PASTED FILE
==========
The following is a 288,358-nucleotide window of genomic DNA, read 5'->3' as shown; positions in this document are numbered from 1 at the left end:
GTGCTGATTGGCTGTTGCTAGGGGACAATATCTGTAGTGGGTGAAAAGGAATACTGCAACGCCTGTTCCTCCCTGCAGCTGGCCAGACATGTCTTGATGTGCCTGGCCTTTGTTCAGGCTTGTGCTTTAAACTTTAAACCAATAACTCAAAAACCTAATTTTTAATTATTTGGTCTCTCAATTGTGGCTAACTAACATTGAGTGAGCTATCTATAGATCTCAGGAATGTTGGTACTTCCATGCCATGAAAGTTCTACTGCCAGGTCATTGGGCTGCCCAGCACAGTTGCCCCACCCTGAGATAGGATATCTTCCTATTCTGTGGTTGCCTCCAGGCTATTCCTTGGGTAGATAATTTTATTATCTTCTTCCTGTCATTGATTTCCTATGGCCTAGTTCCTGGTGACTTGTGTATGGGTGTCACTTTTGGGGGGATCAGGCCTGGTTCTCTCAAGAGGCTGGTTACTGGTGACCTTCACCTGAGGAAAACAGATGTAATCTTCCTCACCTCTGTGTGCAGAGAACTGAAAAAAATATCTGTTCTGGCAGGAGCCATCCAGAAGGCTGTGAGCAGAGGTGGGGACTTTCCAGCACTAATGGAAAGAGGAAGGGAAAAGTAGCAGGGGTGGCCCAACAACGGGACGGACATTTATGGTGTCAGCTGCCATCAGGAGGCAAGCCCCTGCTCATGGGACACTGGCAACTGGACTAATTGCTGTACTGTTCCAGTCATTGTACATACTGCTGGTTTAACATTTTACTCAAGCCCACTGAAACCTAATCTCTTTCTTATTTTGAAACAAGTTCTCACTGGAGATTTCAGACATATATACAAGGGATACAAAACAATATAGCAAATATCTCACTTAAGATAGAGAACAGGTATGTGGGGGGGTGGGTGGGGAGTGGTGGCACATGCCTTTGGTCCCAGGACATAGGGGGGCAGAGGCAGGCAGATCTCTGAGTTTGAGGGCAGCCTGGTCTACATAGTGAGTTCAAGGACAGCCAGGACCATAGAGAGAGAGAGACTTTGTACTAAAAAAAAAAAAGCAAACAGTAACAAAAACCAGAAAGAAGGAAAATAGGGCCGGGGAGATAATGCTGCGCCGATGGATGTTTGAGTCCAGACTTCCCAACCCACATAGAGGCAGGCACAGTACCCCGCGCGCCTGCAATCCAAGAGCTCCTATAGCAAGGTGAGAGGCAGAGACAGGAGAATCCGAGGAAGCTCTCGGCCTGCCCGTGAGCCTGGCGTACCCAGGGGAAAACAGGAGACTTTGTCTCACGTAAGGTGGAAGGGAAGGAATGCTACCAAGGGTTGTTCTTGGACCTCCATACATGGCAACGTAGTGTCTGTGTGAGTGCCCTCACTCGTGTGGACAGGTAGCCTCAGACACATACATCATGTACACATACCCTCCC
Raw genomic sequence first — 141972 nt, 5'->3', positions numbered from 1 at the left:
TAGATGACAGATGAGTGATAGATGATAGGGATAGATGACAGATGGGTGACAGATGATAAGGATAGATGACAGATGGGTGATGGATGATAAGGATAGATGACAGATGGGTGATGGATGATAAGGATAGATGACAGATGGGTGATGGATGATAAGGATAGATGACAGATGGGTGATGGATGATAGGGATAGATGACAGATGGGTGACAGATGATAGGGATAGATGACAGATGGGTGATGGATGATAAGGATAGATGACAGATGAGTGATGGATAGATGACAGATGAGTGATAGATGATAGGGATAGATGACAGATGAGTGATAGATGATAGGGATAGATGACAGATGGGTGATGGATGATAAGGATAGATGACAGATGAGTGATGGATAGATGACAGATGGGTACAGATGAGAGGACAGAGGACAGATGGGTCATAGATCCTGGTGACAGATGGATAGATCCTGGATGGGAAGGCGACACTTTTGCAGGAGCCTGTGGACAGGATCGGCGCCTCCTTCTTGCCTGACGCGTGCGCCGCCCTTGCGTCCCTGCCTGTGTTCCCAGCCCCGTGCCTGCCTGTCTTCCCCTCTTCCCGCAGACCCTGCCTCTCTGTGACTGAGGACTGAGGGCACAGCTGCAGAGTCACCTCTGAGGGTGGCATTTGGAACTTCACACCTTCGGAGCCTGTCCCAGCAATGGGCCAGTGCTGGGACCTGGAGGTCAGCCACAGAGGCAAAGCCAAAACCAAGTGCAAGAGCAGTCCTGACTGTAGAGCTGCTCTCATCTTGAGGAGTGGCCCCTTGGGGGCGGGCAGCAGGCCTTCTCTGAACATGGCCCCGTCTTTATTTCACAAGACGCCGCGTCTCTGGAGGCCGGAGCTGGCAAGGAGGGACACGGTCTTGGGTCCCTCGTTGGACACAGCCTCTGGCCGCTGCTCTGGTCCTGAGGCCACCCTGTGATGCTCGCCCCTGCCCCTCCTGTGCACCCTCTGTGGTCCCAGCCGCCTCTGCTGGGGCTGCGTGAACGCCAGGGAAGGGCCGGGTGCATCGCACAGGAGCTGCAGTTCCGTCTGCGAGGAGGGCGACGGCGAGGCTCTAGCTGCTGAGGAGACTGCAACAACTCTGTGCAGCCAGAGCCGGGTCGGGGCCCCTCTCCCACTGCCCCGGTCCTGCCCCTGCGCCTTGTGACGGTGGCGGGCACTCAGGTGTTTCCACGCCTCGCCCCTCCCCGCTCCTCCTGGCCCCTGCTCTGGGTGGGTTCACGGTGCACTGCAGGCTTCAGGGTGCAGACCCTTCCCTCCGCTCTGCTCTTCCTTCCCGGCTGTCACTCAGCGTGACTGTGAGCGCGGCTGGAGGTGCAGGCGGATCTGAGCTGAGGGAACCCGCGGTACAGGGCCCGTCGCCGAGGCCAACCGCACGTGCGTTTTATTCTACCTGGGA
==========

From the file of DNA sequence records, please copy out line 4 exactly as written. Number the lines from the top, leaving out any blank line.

TAGATGACAGATGAGTGATAGATGATAGGGATAGATGACAGATGGGTGACAGATGATAAGGATAGATGACAGATGGGTGATGGATGATAAGGATAGATGACAGATGGGTGATGGATGATAAGGATAGATGACAGATGGGTGATGGATGATAAGGATAGATGACAGATGGGTGATGGATGATAGGGATAGATGACAGATGGGTGACAGATGATAGGGATAGATGACAGATGGGTGATGGATGATAAGGATAGATGACAGATGAGTGATGGATAGATGACAGATGAGTGATAGATGATAGGGATAGATGACAGATGAGTGATAGATGATAGGGATAGATGACAGATGGGTGATGGATGATAAGGATAGATGACAGATGAGTGATGGATAGATGACAGATGGGTACAGATGAGAGGACAGAGGACAGATGGGTCATAGATCCTGGTGACAGATGGATAGATCCTGGATGGGAAGGCGACACTTTTGCAGGAGCCTGTGGACAGGATCGGCGCCTCCTTCTTGCCTGACGCGTGCGCCGCCCTTGCGTCCCTGCCTGTGTTCCCAGCCCCGTGCCTGCCTGTCTTCCCCTCTTCCCGCAGACCCTGCCTCTCTGTGACTGAGGACTGAGGGCACAGCTGCAGAGTCACCTCTGAGGGTGGCATTTGGAACTTCACACCTTCGGAGCCTGTCCCAGCAATGGGCCAGTGCTGGGACCTGGAGGTCAGCCACAGAGGCAAAGCCAAAACCAAGTGCAAGAGCAGTCCTGACTGTAGAGCTGCTCTCATCTTGAGGAGTGGCCCCTTGGGGGCGGGCAGCAGGCCTTCTCTGAACATGGCCCCGTCTTTATTTCACAAGACGCCGCGTCTCTGGAGGCCGGAGCTGGCAAGGAGGGACACGGTCTTGGGTCCCTCGTTGGACACAGCCTCTGGCCGCTGCTCTGGTCCTGAGGCCACCCTGTGATGCTCGCCCCTGCCCCTCCTGTGCACCCTCTGTGGTCCCAGCCGCCTCTGCTGGGGCTGCGTGAACGCCAGGGAAGGGCCGGGTGCATCGCACAGGAGCTGCAGTTCCGTCTGCGAGGAGGGCGACGGCGAGGCTCTAGCTGCTGAGGAGACTGCAACAACTCTGTGCAGCCAGAGCCGGGTCGGGGCCCCTCTCCCACTGCCCCGGTCCTGCCCCTGCGCCTTGTGACGGTGGCGGGCACTCAGGTGTTTCCACGCCTCGCCCCTCCCCGCTCCTCCTGGCCCCTGCTCTGGGTGGGTTCACGGTGCACTGCAGGCTTCAGGGTGCAGACCCTTCCCTCCGCTCTGCTCTTCCTTCCCGGCTGTCACTCAGCGTGACTGTGAGCGCGGCTGGAGGTGCAGGCGGATCTGAGCTGAGGGAACCCGCGGTACAGGGCCCGTCGCCGAGGCCAACCGCACGTGCGTTTTATTCTACCTGGGA